Elsewhere I have observed how – to my palette at least – some books have not aged well in terms of their writing style. In the case of Alain-Fournier’s “Le Grand Meaulnes” I find a novel that has not travelled well both in terms of style and plot. Indeed, I was most struck by how the plot – contrived and simply unbelievable in places – lacked credibility, at least to a more modern sensibility.
Perhaps in 1912, when the novel was published (and two years before its author was killed in action in WW1), its almost slight, fairy-tale type nature would have been more appealing. And I daresay not only are some of the subtleties of the language inevitably lost in the translation, but any particularly French sensibilities addressed by the work would most likely also be missed by a ‘non-native’ reader. But even the author my edition’s introduction, Adam Gopnik, variously describes it as “simple”, “improbable”, “peculiar”, “stilted and sentimental” – but of course I cherry-pick his comments to suit my argument.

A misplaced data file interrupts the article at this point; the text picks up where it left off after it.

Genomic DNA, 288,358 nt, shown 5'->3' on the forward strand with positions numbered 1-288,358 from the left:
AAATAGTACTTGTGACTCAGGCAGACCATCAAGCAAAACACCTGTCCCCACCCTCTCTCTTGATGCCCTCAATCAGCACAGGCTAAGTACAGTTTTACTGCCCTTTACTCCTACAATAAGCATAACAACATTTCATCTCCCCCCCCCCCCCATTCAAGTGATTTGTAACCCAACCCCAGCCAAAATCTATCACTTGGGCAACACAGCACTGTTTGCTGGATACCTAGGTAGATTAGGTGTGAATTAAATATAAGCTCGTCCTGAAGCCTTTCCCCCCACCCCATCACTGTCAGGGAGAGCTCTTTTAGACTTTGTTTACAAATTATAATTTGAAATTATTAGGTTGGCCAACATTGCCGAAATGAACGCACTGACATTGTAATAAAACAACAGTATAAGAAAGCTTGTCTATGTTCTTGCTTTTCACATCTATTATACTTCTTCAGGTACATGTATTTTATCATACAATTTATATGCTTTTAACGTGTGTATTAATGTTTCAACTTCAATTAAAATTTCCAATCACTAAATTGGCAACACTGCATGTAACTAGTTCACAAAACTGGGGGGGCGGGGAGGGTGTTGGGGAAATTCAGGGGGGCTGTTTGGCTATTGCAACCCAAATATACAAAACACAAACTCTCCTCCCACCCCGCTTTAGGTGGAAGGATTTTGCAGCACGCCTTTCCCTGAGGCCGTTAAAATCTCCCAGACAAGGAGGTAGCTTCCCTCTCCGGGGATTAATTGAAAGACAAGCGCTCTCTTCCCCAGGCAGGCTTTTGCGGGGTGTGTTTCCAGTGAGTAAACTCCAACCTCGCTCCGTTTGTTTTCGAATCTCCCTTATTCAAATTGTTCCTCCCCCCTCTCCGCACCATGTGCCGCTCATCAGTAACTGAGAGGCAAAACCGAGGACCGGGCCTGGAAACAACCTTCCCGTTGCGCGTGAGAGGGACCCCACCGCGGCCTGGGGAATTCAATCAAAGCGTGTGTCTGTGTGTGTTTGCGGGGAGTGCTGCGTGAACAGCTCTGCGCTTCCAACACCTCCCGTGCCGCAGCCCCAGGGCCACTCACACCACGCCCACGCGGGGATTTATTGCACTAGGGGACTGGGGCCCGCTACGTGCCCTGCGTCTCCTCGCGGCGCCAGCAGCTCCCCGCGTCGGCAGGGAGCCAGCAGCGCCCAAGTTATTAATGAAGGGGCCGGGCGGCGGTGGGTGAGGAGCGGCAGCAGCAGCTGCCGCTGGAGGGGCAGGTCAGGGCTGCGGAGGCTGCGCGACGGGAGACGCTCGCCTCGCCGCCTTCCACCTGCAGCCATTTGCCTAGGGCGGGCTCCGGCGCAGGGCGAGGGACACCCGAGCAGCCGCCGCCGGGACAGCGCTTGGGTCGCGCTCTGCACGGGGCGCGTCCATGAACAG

Far greater minds than my own would be able to justify its place in the Penguin Classics pantheon, but having read it, I confess to being surprised that it is there.